Running the right gauge wire is vital if you want to get reliable power to your amp. Seems simple, right?
Here’s the trick: avoiding excessive heat (and yes, wires can get hot) and voltage drop is the enemy. The best way to do that is to run half of the wires max power rating. To figure that out:
- Look at the length of the wire run. Remember to account for the entire circuit. That means the full distance that power and ground wires travel.
- Once you know that, check with the manufacturer to determine the maximum amperage the wire can handle. Let’s say you have a 20’ run, including both power and ground wire.
- Now, look at the recommended fuse size for each of your amps. Add them up. Let’s say for example that your total is 300 amps.
- If a 1/0 AWG wire can carry a maximum of 300 amps of draw 20 feet, then you would need 2 runs to appropriately carry that amount of current.
If you have a battery up front wired into your system, you have to account for an additional 60-70 amps worth of current draw for the vehicle’s day-to-day operation. It’s important to note that this is always true – whether you have CCA or OFC wire, Lithium or AGM batteries. Many people running 4 AWG power wire have issues powering their amps for this very reason. If you do the math, that’s often about half of the power an average 4 AWG power wire can take, which means you have virtually no room left to account for your amp’s power demands.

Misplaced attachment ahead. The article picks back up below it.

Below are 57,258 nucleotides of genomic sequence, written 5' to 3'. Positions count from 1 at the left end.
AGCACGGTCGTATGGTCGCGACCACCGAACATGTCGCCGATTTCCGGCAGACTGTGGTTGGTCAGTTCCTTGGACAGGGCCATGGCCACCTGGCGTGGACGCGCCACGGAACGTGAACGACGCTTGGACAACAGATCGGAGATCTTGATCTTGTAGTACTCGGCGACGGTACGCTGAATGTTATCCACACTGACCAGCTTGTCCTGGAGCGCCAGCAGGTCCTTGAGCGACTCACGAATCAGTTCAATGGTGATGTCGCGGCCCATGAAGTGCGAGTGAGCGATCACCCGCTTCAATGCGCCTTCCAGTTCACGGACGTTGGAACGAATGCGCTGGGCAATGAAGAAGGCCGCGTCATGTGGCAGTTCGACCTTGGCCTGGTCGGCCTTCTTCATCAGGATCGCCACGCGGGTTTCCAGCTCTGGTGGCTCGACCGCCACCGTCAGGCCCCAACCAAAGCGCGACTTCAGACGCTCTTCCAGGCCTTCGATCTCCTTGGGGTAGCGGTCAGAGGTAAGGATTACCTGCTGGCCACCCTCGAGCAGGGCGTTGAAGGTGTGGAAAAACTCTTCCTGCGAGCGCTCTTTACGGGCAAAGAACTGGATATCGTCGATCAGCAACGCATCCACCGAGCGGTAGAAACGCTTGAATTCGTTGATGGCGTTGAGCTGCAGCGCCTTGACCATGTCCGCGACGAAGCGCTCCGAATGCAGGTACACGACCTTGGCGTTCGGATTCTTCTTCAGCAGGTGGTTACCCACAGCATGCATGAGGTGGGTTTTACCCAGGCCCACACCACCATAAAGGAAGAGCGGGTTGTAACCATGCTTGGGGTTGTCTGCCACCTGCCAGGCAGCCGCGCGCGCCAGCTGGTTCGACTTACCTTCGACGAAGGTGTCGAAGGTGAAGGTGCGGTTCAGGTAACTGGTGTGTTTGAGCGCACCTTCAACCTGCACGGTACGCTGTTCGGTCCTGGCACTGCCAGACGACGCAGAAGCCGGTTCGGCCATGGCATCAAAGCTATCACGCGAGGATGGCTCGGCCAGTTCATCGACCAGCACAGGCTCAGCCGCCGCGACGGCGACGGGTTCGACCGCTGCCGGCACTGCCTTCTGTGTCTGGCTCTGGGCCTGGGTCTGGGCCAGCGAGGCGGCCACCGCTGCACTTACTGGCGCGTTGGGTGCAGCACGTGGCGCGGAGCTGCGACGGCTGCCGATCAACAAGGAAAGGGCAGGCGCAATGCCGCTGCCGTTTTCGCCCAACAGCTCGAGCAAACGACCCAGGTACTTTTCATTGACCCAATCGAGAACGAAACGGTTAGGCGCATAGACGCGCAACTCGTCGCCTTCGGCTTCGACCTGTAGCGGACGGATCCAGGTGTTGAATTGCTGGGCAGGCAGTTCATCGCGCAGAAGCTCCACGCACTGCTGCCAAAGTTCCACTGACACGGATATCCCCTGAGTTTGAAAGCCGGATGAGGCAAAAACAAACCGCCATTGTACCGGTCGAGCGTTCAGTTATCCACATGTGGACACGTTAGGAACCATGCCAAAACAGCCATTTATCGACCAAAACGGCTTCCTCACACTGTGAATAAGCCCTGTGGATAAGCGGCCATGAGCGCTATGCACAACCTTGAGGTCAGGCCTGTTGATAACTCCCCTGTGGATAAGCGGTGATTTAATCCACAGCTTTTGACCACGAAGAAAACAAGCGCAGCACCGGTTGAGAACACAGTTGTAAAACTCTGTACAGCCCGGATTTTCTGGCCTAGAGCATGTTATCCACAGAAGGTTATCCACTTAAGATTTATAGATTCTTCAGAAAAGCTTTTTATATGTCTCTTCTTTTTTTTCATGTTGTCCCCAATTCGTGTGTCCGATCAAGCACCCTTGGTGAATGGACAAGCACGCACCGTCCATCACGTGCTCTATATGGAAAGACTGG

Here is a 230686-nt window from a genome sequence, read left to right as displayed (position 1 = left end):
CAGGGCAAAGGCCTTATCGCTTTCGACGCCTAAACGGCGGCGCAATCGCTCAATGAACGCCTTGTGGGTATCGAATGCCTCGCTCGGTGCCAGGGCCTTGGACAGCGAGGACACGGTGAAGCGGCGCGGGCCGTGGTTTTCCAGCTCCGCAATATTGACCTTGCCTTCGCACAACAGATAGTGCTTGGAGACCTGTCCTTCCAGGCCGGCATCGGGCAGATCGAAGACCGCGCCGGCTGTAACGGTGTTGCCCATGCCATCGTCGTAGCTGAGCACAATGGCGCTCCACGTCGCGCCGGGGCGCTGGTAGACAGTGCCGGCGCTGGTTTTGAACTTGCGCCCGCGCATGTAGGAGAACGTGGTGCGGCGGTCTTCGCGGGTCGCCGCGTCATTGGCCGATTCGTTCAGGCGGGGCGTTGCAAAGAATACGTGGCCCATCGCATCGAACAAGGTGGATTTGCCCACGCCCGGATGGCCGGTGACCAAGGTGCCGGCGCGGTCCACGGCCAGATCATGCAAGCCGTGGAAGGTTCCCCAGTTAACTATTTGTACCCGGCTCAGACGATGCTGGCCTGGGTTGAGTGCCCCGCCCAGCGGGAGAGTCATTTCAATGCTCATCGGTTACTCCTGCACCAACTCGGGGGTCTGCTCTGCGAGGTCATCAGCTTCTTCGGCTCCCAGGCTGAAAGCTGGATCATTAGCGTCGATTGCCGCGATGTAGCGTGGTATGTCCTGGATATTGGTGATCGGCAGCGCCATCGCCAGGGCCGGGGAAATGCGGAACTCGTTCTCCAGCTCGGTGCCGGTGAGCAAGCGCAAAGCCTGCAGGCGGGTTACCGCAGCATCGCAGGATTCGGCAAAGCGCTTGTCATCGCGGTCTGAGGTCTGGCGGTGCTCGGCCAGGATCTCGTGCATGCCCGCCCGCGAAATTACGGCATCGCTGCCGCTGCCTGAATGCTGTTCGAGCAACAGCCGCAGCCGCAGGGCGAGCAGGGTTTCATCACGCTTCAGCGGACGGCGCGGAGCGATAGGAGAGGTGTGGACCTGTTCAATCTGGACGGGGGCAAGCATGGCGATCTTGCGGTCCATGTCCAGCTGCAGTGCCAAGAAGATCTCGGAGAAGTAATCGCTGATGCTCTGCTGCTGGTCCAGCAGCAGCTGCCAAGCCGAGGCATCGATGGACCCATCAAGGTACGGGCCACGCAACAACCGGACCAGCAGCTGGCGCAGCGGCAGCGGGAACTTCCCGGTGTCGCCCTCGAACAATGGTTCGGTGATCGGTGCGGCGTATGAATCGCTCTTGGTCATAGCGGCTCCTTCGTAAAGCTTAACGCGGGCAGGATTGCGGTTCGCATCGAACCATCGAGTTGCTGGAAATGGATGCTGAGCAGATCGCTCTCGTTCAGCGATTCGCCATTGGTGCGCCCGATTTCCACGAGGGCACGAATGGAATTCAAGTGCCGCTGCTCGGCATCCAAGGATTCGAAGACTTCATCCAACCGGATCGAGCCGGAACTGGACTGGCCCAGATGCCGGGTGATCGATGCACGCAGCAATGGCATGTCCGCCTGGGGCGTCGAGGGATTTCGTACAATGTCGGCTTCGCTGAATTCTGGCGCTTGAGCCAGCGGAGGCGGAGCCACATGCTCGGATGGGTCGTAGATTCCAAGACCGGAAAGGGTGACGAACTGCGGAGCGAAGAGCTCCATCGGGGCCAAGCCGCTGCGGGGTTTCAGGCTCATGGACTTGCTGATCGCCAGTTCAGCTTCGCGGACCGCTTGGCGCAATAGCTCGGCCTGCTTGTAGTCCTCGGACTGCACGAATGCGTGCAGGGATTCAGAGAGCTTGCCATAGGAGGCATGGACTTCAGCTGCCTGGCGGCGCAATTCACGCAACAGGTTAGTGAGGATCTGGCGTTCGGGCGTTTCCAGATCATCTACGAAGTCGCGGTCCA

The last part to account for is the quality of the ground. Your best option is almost always going to be the alternator case. This means the foot or ground stud if available. Most motor mounts are unreliable as a ground, as are the panels of the car (especially unibody) since adhesives are often used instead of welds. Poor conductivity equals heat, and system noise. You want neither.
There are those who get the cheapest wire, as if it’s an afterthought – a simple check box to tick off after you’ve spent your real budget on speakers amps, etc… To those people, I’d ask you to picture this: say you buy a sports car. It handles like it belongs in F1. It accelerates so hard you’d swear it has a jet engine. Would you fuel it with the cheapest gas you could find? No. Never. Wires are the same way.
Running the right gauge and quantity of wire through your system can make all the difference. Your amplifiers stay at their proper operating temperature, you don’t add line noise to the system, and you get the power you need, when you need it.